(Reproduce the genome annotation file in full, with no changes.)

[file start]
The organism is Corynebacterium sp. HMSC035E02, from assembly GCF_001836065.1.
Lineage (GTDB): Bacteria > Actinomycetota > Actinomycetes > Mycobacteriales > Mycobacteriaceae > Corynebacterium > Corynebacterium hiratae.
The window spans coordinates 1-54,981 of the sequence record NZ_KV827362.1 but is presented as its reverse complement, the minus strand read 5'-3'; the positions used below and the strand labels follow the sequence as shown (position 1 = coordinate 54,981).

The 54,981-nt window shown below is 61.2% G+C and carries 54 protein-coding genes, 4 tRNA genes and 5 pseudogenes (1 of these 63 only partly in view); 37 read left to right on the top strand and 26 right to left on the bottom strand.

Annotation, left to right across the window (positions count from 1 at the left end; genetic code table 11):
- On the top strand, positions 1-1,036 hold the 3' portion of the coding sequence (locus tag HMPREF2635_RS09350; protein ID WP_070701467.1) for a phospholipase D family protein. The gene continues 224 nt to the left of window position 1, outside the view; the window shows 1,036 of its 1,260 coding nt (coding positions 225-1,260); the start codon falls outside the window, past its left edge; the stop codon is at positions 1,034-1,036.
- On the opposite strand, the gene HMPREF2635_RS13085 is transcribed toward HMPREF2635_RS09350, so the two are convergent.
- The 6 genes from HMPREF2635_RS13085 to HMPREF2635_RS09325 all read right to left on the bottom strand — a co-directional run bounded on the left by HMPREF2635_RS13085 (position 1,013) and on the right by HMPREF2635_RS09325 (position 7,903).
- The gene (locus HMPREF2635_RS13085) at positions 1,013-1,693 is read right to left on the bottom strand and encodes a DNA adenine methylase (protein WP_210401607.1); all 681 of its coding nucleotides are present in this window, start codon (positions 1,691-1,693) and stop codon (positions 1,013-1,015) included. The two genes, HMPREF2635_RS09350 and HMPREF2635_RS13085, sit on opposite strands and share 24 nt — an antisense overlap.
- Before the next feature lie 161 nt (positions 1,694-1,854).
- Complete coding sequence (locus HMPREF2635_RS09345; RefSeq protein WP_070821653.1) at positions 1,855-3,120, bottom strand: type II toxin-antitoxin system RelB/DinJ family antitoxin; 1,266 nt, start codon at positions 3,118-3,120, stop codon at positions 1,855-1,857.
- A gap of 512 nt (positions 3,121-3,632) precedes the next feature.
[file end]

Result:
The organism is Corynebacterium sp. HMSC035E02, from assembly GCF_001836065.1.
Lineage (GTDB): Bacteria > Actinomycetota > Actinomycetes > Mycobacteriales > Mycobacteriaceae > Corynebacterium > Corynebacterium hiratae.
The window spans coordinates 1-54,981 of the sequence record NZ_KV827362.1 but is presented as its reverse complement, the minus strand read 5'-3'; the positions used below and the strand labels follow the sequence as shown (position 1 = coordinate 54,981).

The 54,981-nt window shown below is 61.2% G+C and carries 54 protein-coding genes, 4 tRNA genes and 5 pseudogenes (1 of these 63 only partly in view); 37 read left to right on the top strand and 26 right to left on the bottom strand.

Annotation, left to right across the window (positions count from 1 at the left end; genetic code table 11):
- On the top strand, positions 1-1,036 hold the 3' portion of the coding sequence (locus tag HMPREF2635_RS09350; protein ID WP_070701467.1) for a phospholipase D family protein. The gene continues 224 nt to the left of window position 1, outside the view; the window shows 1,036 of its 1,260 coding nt (coding positions 225-1,260); the start codon falls outside the window, past its left edge; the stop codon is at positions 1,034-1,036.
- On the opposite strand, the gene HMPREF2635_RS13085 is transcribed toward HMPREF2635_RS09350, so the two are convergent.
- The 6 genes from HMPREF2635_RS13085 to HMPREF2635_RS09325 all read right to left on the bottom strand — a co-directional run bounded on the left by HMPREF2635_RS13085 (position 1,013) and on the right by HMPREF2635_RS09325 (position 7,903).
- The gene (locus HMPREF2635_RS13085) at positions 1,013-1,693 is read right to left on the bottom strand and encodes a DNA adenine methylase (protein WP_210401607.1); all 681 of its coding nucleotides are present in this window, start codon (positions 1,691-1,693) and stop codon (positions 1,013-1,015) included. The two genes, HMPREF2635_RS09350 and HMPREF2635_RS13085, sit on opposite strands and share 24 nt — an antisense overlap.
- Before the next feature lie 161 nt (positions 1,694-1,854).
- Complete coding sequence (locus HMPREF2635_RS09345; RefSeq protein WP_070821653.1) at positions 1,855-3,120, bottom strand: type II toxin-antitoxin system RelB/DinJ family antitoxin; 1,266 nt, start codon at positions 3,118-3,120, stop codon at positions 1,855-1,857.
- A gap of 512 nt (positions 3,121-3,632) precedes the next feature.